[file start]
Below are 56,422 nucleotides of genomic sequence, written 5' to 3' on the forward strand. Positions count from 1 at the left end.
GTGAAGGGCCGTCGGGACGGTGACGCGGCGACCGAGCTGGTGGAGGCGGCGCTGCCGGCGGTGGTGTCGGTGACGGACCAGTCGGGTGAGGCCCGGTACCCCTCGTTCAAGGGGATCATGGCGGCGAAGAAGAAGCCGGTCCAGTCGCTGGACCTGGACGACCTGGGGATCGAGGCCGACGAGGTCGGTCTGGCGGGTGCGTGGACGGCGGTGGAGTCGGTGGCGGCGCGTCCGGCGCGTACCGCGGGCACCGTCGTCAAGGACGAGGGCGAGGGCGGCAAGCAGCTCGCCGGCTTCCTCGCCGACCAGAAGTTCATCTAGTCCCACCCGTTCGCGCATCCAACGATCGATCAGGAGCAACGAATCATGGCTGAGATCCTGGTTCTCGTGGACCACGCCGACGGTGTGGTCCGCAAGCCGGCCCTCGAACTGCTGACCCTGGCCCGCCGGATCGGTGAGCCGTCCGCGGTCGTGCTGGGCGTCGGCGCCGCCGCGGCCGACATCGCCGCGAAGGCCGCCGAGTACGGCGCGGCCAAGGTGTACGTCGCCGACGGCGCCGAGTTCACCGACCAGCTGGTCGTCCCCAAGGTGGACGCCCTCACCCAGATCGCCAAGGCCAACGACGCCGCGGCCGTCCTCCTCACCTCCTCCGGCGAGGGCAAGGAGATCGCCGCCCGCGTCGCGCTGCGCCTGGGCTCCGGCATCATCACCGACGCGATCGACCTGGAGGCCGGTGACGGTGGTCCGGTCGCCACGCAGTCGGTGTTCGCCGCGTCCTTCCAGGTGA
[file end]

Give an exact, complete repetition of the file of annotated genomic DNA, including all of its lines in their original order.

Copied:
Below are 56,422 nucleotides of genomic sequence, written 5' to 3' on the forward strand. Positions count from 1 at the left end.
GTGAAGGGCCGTCGGGACGGTGACGCGGCGACCGAGCTGGTGGAGGCGGCGCTGCCGGCGGTGGTGTCGGTGACGGACCAGTCGGGTGAGGCCCGGTACCCCTCGTTCAAGGGGATCATGGCGGCGAAGAAGAAGCCGGTCCAGTCGCTGGACCTGGACGACCTGGGGATCGAGGCCGACGAGGTCGGTCTGGCGGGTGCGTGGACGGCGGTGGAGTCGGTGGCGGCGCGTCCGGCGCGTACCGCGGGCACCGTCGTCAAGGACGAGGGCGAGGGCGGCAAGCAGCTCGCCGGCTTCCTCGCCGACCAGAAGTTCATCTAGTCCCACCCGTTCGCGCATCCAACGATCGATCAGGAGCAACGAATCATGGCTGAGATCCTGGTTCTCGTGGACCACGCCGACGGTGTGGTCCGCAAGCCGGCCCTCGAACTGCTGACCCTGGCCCGCCGGATCGGTGAGCCGTCCGCGGTCGTGCTGGGCGTCGGCGCCGCCGCGGCCGACATCGCCGCGAAGGCCGCCGAGTACGGCGCGGCCAAGGTGTACGTCGCCGACGGCGCCGAGTTCACCGACCAGCTGGTCGTCCCCAAGGTGGACGCCCTCACCCAGATCGCCAAGGCCAACGACGCCGCGGCCGTCCTCCTCACCTCCTCCGGCGAGGGCAAGGAGATCGCCGCCCGCGTCGCGCTGCGCCTGGGCTCCGGCATCATCACCGACGCGATCGACCTGGAGGCCGGTGACGGTGGTCCGGTCGCCACGCAGTCGGTGTTCGCCGCGTCCTTCCAGGTGA